We sought to enumerate all possible simple molecular regulatory networks that could yield polarization to better understand the design principles governing this fundamental self-organizing behavior (Figure 1A). In natural networks, core network motifs may be obscured by evolutionary history and pleiotropic function (Ma et al., 2006; 2009).
We developed a computational framework simple enough to enable efficient screening of a large number of network architectures, yet complex enough to represent the essential spatial behavior of polarization. We decided to explore the full space of two-node networks. The two nodes represent two molecular species – a “polarity marker” species whose distribution we measure, and a second, “regulatory” species that has the potential to alter the behavior of the polarizing species (Figure 1A). The full circuit space is defined by different combinations of regulatory links between the two nodes (either positive, negative, or no link), as well as self-regulation (positive, negative, or no feedback), yielding a total of 81 possible network architectures.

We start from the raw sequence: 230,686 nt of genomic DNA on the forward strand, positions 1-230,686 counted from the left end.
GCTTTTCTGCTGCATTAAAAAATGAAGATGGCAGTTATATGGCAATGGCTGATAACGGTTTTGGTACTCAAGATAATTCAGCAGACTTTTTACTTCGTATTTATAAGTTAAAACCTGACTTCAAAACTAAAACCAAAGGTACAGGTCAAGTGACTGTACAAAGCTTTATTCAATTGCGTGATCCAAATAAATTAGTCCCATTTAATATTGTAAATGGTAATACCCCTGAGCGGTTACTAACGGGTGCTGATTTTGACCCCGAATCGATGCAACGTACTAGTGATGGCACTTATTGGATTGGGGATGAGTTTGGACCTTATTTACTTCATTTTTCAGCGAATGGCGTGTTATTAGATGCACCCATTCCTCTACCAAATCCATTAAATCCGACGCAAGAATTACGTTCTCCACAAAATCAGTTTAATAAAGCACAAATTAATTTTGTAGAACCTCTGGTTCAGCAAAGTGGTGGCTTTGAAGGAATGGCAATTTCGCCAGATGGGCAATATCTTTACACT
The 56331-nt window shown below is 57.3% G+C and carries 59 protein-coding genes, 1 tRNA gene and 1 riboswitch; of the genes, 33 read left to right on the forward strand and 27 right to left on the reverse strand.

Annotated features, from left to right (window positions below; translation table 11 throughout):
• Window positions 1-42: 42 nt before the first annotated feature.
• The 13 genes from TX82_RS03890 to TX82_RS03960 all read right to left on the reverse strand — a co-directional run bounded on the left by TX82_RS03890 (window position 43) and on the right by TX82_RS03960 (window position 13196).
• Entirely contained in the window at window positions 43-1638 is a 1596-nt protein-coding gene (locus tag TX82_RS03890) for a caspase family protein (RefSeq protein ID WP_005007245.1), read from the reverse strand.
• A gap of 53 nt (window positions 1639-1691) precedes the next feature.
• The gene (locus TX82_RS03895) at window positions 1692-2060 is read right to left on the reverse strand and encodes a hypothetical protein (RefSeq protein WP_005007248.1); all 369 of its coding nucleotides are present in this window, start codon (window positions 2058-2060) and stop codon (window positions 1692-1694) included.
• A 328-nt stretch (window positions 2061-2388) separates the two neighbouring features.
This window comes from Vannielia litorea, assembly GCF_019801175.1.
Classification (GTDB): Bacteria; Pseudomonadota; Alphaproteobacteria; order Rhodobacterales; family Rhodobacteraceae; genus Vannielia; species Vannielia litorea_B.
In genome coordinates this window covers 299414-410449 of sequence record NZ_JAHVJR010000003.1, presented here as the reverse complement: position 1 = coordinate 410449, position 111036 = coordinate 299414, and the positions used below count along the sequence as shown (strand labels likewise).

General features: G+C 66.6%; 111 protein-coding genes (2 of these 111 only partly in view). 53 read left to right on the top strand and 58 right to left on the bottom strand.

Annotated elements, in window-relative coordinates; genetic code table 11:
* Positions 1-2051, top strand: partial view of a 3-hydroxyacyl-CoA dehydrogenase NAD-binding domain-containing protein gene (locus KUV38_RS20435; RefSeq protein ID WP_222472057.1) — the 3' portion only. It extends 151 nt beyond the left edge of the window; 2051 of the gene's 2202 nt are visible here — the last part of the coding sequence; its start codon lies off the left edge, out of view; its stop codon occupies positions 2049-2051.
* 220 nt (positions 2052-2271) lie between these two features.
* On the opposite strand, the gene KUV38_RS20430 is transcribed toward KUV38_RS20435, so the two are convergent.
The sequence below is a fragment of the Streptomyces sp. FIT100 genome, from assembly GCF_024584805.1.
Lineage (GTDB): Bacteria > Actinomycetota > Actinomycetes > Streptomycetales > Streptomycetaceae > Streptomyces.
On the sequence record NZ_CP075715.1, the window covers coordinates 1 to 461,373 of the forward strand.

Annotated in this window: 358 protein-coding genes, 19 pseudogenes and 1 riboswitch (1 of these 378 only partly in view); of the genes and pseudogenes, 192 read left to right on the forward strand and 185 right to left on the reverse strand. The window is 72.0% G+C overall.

We implemented a coarse-grained model in which the plasma membrane is represented by a one-dimensional circular lattice (of size 100) surrounding a “cytosolic” pool of the two molecules (Figure 1B). Many examples of cell polarization involve localization of molecules to the plasma membrane. Thus, we defined reactions to be simple membrane-binding and dissociation reactions (Figure 1B) and polarization as the asymmetric distribution of the polarity marker along the membrane.
We used a stochastic algorithm to simulate binding and dissociation events (Gillespie, 1977). Thus, at lattice location i, a signaling component X bound to the membrane with rate kXbind(i) or a membrane-bound component X dissociated into the cytosol with rate kXdissoc(i). Regulatory interactions due to membrane-bound molecules at neighboring positions in the lattice act by modifying the binding and dissociation rates, kXbind(i) and kXdissoc(i) respectively. Lateral diffusion rates for each component within the membrane were also defined as parameters in the model (DX, Figure 1B). We treated the cytosol as a well-mixed reservoir and simulate only lateral diffusion on the membrane, assuming that membrane binding and dissociation occur on a much slower timescale than cytosolic diffusion.